SIU Carbondale to pay $1.7 million to employees for furlough day - KFVS12 News & Weather Cape Girardeau, Carbondale, Poplar Bluff

SIU Carbondale to pay $1.7 million to employees for furlough days

SIU President Randy Dunn speaks on university decision to pay back some employees for forced furlough days taken in 2011-12. (Source: Giacomo Luca, KFVS) SIU President Randy Dunn speaks on university decision to pay back some employees for forced furlough days taken in 2011-12. (Source: Giacomo Luca, KFVS)

Southern Illinois University Carbondale will comply with an order by the Illinois Educational Labor Relations Board to "make whole" employees in three collective bargaining groups who were required to take unpaid furlough days in the 2011-12 fiscal year.

The university had until Jan. 22 to appeal the board's Dec. 18, 2014 decision, which confirmed a July recommendation made by an administrative law judge.

The decision relates to the collective bargaining in 2010 and 2011, when university officials asked employees to take unpaid furlough days to help address fiscal challenges.

The labor board found that the university violated sections of the Illinois Educational Labor Relations Act by "unilaterally implementing final offers where the parties had not reached impasse."

The board ordered the university to "make whole any employees in the bargaining units...for any losses incurred," including annual interest at 7 percent.

Members of the groups affected by the decision include approximately 1,400 current and former tenure-track faculty, non-tenure-track faculty and civil service employees.

SIU President Randy Dunn said he made the decision not to appeal the finding after consulting with the executive committee of the SIU Board of Trustees.

"A lengthy appeal could lead to significant additional costs," Dunn said. "There are obviously multiple sides and perspectives to any issue, but it makes sense for us to close the page on this difficult period and look forward to the future in partnership with all of our faculty and staff."

He said the university has a number of details to work through to identify current and past employees who are eligible for the payments.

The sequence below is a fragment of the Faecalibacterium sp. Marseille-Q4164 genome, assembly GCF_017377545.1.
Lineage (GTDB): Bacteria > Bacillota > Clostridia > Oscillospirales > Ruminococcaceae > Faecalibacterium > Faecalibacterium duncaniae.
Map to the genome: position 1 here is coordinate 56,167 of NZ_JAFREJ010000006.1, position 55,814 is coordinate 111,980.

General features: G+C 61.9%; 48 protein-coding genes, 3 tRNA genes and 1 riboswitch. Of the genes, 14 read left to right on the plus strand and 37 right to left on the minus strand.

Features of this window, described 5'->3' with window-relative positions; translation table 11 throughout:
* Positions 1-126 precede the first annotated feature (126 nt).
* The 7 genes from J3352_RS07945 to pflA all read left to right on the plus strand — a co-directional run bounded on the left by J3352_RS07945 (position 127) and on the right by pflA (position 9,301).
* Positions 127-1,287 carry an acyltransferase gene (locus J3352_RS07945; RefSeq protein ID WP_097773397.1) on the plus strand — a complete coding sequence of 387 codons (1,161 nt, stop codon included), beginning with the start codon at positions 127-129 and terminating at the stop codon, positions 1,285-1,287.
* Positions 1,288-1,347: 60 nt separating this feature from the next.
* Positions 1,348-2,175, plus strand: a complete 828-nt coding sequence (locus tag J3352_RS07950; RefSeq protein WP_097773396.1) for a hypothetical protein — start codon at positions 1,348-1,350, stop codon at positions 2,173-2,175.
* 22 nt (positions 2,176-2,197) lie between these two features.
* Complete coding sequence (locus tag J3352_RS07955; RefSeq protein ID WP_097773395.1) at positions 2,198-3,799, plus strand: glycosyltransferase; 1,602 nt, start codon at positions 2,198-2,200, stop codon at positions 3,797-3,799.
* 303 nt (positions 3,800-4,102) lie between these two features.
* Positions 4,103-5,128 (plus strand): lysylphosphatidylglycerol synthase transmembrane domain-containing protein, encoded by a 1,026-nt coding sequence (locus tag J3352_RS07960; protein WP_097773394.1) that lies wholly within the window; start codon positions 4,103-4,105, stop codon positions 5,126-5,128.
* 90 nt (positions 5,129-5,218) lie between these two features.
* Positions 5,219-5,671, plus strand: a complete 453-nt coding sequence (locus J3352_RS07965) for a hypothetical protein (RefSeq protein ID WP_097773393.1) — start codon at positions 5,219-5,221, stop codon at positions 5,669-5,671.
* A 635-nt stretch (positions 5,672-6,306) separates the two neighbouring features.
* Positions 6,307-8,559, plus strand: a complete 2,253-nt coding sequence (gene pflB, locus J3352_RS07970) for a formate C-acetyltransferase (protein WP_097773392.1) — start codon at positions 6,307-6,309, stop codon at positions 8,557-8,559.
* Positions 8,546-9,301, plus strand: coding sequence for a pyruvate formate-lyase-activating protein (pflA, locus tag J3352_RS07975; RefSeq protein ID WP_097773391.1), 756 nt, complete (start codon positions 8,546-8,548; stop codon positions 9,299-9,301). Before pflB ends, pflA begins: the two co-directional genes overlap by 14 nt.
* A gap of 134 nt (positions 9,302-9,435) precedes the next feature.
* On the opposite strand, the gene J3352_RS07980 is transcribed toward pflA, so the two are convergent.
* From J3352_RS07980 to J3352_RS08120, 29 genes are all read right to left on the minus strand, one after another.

The total costs for reimbursing employees in the three groups for the days, with interest, is likely to be more than $1.7 million, he said.

"We are prepared to address the financial impact as part of our overall budget planning," he added. "It is too early to say when employees can anticipate their reimbursements given the complexities of the details, but we will comply with all aspects of the labor board's order in good faith."

Dunn said the SIU Board of Trustees, during its March meeting, will consider whether and how to compensate employees who were not in the three bargaining groups for the days, as well.

"Because the Illinois labor board's decision covered only three specific bargaining units, the SIU board would need to take action regarding other employees who were subject to the furlough days," Dunn said.

Back in 2010

Just months into her role as chancellor at SIU, Rita Cheng had to consider the option of forcing university employees to take as many as six furlough days to balance the university's budget. First, the Board of Trustees had to approve a change in policy.

Rod Sievers, the SIU spokesman at the time, said not paying administrators, faculty and staff for as many as six days in the fiscal year would do a lot to fill the $2.6 million gap.

When faced with laying off a receptionist and two professors, SIU School of Journalism Director William Freivogel, opted to take a two-month, unpaid leave to, he said, keep teachers in the classroom.

In September 2010, the chancellor's office sent letters to all SIU collective bargaining groups alerting them to the proposed unpaid furlough days.

Cheng said at the time, if no new ideas were presented, or if the unions refuse to bargain, the university had no choice but to put those days in place.

By November, the university announced faculty and staff would take four furlough days beginning on Nov. 24.

Negotiations continued with the bargaining groups for the union. They represented employees who would not agree to the furlough days.

One union leader said the administration didn't listen to alternative ideas brought forward to solve the shortfall.

Cheng said in one way or another, each group would have to share its part of the budget cuts.

The other three furlough days were set for December, January and March, all days when students wouldn't have class.

February 2011

A rally was held outside of the chancellor's office. Six unions representing the employees were still in contact negotiations with the university.

At that time, the university took three of the four furlough days set out by Cheng.

Many who attended the rally signed a valentine for the chancellor. Leaders from the six unions then delivered it to her office.

August 2014

A judge for the Illinois Education Labor Relations Board found the SIU administration acted illegally during a 2011 contract dispute. The judge directed SIU to pay around $1.9 million to more than 1,500 current and former employees.

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